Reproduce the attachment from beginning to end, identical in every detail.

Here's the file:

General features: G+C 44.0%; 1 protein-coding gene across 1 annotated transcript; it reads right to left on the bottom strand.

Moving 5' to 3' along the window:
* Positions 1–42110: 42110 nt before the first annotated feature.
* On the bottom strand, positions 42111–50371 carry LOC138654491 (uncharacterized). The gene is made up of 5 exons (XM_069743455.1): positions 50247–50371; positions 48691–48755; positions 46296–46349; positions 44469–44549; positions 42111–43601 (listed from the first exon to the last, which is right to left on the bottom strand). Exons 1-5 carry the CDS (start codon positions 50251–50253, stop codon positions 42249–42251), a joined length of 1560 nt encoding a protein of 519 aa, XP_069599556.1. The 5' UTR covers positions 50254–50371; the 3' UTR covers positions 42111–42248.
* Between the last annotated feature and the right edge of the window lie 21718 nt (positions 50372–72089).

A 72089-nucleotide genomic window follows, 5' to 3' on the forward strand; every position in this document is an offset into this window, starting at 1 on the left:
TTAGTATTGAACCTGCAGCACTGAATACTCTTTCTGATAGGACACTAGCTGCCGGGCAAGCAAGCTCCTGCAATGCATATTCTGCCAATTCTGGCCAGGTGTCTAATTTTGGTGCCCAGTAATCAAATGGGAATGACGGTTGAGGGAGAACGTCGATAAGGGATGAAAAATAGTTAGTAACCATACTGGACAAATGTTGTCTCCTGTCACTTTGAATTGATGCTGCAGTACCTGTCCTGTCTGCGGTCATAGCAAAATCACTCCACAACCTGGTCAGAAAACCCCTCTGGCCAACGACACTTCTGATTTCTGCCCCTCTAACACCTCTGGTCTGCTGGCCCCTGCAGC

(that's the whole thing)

General features: G+C 44.0%; 1 protein-coding gene across 1 annotated transcript; it reads right to left on the bottom strand.

Moving 5' to 3' along the window:
* Positions 1–42110: 42110 nt before the first annotated feature.
* On the bottom strand, positions 42111–50371 carry LOC138654491 (uncharacterized). The gene is made up of 5 exons (XM_069743455.1): positions 50247–50371; positions 48691–48755; positions 46296–46349; positions 44469–44549; positions 42111–43601 (listed from the first exon to the last, which is right to left on the bottom strand). Exons 1-5 carry the CDS (start codon positions 50251–50253, stop codon positions 42249–42251), a joined length of 1560 nt encoding a protein of 519 aa, XP_069599556.1. The 5' UTR covers positions 50254–50371; the 3' UTR covers positions 42111–42248.
* Between the last annotated feature and the right edge of the window lie 21718 nt (positions 50372–72089).

A 72089-nucleotide genomic window follows, 5' to 3' on the forward strand; every position in this document is an offset into this window, starting at 1 on the left:
TTAGTATTGAACCTGCAGCACTGAATACTCTTTCTGATAGGACACTAGCTGCCGGGCAAGCAAGCTCCTGCAATGCATATTCTGCCAATTCTGGCCAGGTGTCTAATTTTGGTGCCCAGTAATCAAATGGGAATGACGGTTGAGGGAGAACGTCGATAAGGGATGAAAAATAGTTAGTAACCATACTGGACAAATGTTGTCTCCTGTCACTTTGAATTGATGCTGCAGTACCTGTCCTGTCTGCGGTCATAGCAAAATCACTCCACAACCTGGTCAGAAAACCCCTCTGGCCAACGACACTTCTGATTTCTGCCCCTCTAACACCTCTGGTCTGCTGGCCCCTGCAGC